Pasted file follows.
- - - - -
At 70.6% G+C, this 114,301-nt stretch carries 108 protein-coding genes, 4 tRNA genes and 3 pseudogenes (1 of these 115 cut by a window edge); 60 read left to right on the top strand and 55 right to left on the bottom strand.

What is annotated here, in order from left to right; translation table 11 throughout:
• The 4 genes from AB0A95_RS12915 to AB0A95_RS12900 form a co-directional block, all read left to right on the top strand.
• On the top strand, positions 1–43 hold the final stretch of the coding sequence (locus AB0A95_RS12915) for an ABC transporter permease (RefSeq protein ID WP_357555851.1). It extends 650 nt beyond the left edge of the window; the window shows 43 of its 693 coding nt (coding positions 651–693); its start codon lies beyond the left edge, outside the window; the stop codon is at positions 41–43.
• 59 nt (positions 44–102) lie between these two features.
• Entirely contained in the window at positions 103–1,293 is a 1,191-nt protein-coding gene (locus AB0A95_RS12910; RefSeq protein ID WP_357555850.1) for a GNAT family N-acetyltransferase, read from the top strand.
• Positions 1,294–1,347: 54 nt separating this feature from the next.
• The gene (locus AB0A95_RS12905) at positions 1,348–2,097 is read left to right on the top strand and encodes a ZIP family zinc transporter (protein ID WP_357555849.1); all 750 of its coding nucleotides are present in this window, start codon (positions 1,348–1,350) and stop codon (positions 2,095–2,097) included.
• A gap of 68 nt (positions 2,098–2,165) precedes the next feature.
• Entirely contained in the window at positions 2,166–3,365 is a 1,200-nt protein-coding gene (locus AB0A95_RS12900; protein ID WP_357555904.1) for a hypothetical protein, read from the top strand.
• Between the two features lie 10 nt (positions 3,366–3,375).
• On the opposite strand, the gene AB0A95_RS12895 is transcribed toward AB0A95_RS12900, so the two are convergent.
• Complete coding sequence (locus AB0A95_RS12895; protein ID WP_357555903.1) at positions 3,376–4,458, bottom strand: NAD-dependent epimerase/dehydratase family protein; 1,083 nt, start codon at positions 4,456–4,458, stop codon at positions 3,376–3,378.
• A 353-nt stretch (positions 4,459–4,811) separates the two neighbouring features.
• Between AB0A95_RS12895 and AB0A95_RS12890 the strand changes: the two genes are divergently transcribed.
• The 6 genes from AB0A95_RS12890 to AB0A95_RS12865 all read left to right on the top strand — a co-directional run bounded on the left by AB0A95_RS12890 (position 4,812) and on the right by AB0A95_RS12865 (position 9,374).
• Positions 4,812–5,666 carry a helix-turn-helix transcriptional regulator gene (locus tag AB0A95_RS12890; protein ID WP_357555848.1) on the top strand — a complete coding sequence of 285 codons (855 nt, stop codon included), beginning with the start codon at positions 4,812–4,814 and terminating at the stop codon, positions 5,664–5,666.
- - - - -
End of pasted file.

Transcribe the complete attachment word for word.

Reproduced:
At 70.6% G+C, this 114,301-nt stretch carries 108 protein-coding genes, 4 tRNA genes and 3 pseudogenes (1 of these 115 cut by a window edge); 60 read left to right on the top strand and 55 right to left on the bottom strand.

What is annotated here, in order from left to right; translation table 11 throughout:
• The 4 genes from AB0A95_RS12915 to AB0A95_RS12900 form a co-directional block, all read left to right on the top strand.
• On the top strand, positions 1–43 hold the final stretch of the coding sequence (locus AB0A95_RS12915) for an ABC transporter permease (RefSeq protein ID WP_357555851.1). It extends 650 nt beyond the left edge of the window; the window shows 43 of its 693 coding nt (coding positions 651–693); its start codon lies beyond the left edge, outside the window; the stop codon is at positions 41–43.
• 59 nt (positions 44–102) lie between these two features.
• Entirely contained in the window at positions 103–1,293 is a 1,191-nt protein-coding gene (locus AB0A95_RS12910; RefSeq protein ID WP_357555850.1) for a GNAT family N-acetyltransferase, read from the top strand.
• Positions 1,294–1,347: 54 nt separating this feature from the next.
• The gene (locus AB0A95_RS12905) at positions 1,348–2,097 is read left to right on the top strand and encodes a ZIP family zinc transporter (protein ID WP_357555849.1); all 750 of its coding nucleotides are present in this window, start codon (positions 1,348–1,350) and stop codon (positions 2,095–2,097) included.
• A gap of 68 nt (positions 2,098–2,165) precedes the next feature.
• Entirely contained in the window at positions 2,166–3,365 is a 1,200-nt protein-coding gene (locus AB0A95_RS12900; protein ID WP_357555904.1) for a hypothetical protein, read from the top strand.
• Between the two features lie 10 nt (positions 3,366–3,375).
• On the opposite strand, the gene AB0A95_RS12895 is transcribed toward AB0A95_RS12900, so the two are convergent.
• Complete coding sequence (locus AB0A95_RS12895; protein ID WP_357555903.1) at positions 3,376–4,458, bottom strand: NAD-dependent epimerase/dehydratase family protein; 1,083 nt, start codon at positions 4,456–4,458, stop codon at positions 3,376–3,378.
• A 353-nt stretch (positions 4,459–4,811) separates the two neighbouring features.
• Between AB0A95_RS12895 and AB0A95_RS12890 the strand changes: the two genes are divergently transcribed.
• The 6 genes from AB0A95_RS12890 to AB0A95_RS12865 all read left to right on the top strand — a co-directional run bounded on the left by AB0A95_RS12890 (position 4,812) and on the right by AB0A95_RS12865 (position 9,374).
• Positions 4,812–5,666 carry a helix-turn-helix transcriptional regulator gene (locus tag AB0A95_RS12890; protein ID WP_357555848.1) on the top strand — a complete coding sequence of 285 codons (855 nt, stop codon included), beginning with the start codon at positions 4,812–4,814 and terminating at the stop codon, positions 5,664–5,666.